Male dominance means that the society creates a pool of prostitutes by any means necessary so that men have what men need to stay on top, to feel big, literally, metaphorically, in every way; and yet men are our standard for being human. We say we want to be human. We say that we want them to treat us like human beings. In a male-dominant society, men are the human beings. I want to point out to you that we use the word human metaphorically. We are not talking about how men act. We are talking about an idea, a dream, a vision that we have, of what a human being is. We are saying that we do not want them stepping on top of us; we are also saying implicitly that they are not a good enough standard for what being human is because look at what they are doing to us. We cannot want to be like them because being like them means using people the way that they use people--for the sake of establishing one's importance or one's identity. I am saying that in part men are mythological figures to us when we talk about them as human beings. We are not talking about how men really behave. We are talking about the mythology of men as arbiters of civilization. This political movement involves understanding that the human qualities that we want in life with each other are not qualities that characterize the way men really behave.
What prostitution does in a society of male dominance is that it establishes a social bottom beneath which there is no bottom. It is the bottom. Prostituted women are all on the bottom. And all men are above it. They may not be above it much but even men who are prostituted are above the bottom that is set by prostituted women and girls. Every man in this society benefits from the fact that women are prostituted whether or not every man uses a woman in prostitution. This should not have to be said but it has to be said: prostitution comes from male dominance, not from female nature. It is a political reality that exists because one group of people has and maintains power over another group of people. I underline that because I want to say to you that male domination is cruel. I want to say to you that male domination must be destroyed. Male domination needs to be ended, not simply reformed, not made a little nicer, and not made a little nicer for some women. We need to look at the role of men--really look at it, study it, understand it--in keeping women poor, in keeping women homeless, in keeping girls raped, which is to say, in creating prostitutes, a population of women who will be used in prostitution. We need to look at the role of men in romanticizing prostitution, in making its cost to women culturally invisible, in using the power of this society, the economic power, the cultural power, the social power, to create silence, to create silence among those who have been hurt, the silence of the women who have been used.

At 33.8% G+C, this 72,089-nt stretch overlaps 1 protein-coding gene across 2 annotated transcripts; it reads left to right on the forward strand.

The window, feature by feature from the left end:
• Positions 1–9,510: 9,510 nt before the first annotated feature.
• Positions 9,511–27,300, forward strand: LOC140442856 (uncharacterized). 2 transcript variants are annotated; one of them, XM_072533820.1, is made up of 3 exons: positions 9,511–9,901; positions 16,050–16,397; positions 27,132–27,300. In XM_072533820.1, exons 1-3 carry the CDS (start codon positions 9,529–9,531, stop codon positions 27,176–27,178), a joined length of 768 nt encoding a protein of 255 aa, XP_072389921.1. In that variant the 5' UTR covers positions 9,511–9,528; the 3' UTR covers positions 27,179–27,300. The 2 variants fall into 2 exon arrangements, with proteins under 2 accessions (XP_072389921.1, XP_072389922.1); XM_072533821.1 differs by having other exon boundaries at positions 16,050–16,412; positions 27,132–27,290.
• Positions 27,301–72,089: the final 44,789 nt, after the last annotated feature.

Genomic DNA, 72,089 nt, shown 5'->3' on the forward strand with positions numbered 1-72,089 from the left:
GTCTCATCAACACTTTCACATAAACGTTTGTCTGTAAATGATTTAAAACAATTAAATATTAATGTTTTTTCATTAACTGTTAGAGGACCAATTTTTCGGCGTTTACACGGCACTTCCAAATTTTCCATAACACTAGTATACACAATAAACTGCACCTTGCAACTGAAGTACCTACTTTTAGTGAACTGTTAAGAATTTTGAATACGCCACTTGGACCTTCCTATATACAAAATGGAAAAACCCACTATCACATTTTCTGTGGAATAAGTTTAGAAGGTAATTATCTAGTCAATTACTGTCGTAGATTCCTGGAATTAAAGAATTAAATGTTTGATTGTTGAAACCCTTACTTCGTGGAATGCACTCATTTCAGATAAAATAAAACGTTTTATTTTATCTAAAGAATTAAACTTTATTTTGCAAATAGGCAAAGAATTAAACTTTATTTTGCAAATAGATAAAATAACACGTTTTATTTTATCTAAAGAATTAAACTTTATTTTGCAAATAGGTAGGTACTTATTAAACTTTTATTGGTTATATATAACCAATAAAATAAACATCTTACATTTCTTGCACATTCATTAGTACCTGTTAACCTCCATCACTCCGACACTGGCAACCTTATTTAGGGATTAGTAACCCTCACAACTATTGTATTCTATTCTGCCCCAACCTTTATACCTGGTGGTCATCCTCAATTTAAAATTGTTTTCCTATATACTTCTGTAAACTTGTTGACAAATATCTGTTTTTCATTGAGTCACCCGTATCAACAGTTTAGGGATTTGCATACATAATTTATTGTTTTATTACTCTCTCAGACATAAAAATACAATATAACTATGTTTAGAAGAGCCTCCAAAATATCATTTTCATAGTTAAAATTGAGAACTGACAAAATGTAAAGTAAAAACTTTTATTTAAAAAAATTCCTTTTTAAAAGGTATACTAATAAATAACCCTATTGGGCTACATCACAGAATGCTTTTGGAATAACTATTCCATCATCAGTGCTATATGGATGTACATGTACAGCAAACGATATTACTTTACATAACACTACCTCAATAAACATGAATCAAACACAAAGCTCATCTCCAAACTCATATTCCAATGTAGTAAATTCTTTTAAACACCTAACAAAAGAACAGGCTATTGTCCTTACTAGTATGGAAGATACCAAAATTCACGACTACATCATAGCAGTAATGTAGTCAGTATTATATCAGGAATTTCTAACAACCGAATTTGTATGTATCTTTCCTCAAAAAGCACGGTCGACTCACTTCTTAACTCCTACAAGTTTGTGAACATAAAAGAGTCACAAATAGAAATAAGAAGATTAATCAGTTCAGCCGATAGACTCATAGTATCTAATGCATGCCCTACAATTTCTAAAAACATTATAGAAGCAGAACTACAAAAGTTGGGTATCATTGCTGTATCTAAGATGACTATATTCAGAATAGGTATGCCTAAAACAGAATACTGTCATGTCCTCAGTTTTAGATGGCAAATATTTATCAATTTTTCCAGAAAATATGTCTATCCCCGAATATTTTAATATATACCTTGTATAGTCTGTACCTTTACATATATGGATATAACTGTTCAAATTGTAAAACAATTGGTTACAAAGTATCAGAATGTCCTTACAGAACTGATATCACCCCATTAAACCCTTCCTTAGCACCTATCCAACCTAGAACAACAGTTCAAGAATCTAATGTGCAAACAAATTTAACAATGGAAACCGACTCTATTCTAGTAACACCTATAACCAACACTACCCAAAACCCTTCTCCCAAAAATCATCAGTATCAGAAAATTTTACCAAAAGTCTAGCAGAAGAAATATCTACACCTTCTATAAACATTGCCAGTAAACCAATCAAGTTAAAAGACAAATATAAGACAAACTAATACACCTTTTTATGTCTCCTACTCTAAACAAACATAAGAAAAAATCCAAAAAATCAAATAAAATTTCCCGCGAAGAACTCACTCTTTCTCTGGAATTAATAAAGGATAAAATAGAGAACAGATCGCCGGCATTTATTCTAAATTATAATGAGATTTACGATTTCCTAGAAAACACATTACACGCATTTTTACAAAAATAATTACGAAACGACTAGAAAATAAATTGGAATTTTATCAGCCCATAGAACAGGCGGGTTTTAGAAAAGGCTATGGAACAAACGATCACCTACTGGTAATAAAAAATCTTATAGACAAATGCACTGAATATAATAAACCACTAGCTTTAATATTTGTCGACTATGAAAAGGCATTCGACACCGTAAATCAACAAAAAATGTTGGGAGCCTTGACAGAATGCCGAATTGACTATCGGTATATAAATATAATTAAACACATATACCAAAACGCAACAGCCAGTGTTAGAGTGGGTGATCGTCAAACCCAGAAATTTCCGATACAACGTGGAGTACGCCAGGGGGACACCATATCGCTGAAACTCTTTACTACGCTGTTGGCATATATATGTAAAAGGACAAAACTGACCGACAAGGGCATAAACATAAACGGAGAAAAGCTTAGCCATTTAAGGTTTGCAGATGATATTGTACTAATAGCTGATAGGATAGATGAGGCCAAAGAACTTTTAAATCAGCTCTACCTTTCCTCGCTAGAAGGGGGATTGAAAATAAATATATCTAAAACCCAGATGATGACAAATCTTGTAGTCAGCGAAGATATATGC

We need to look at the role of men in creating a hatred of women, in creating prejudice against women, in using the culture to support, promote, advocate, celebrate aggression against women. We need to look at the role of men in creating a political idea of freedom that only they can actually have. Isn't that funny? What is freedom? Two thousand years of discourse and somehow it manages to leave us out. It is an amazingly self-serving monologue that they have had going here. We need to look at the role of men in creating political systems that subordinate women; and that means that we have to look at the role of men in creating prostitution, in protecting prostitution--how law enforcement does it, how journalism does it, how lawyers do it. We need to know the ways in which all those men use prostitutes and in doing so destroy the human dignity of the women.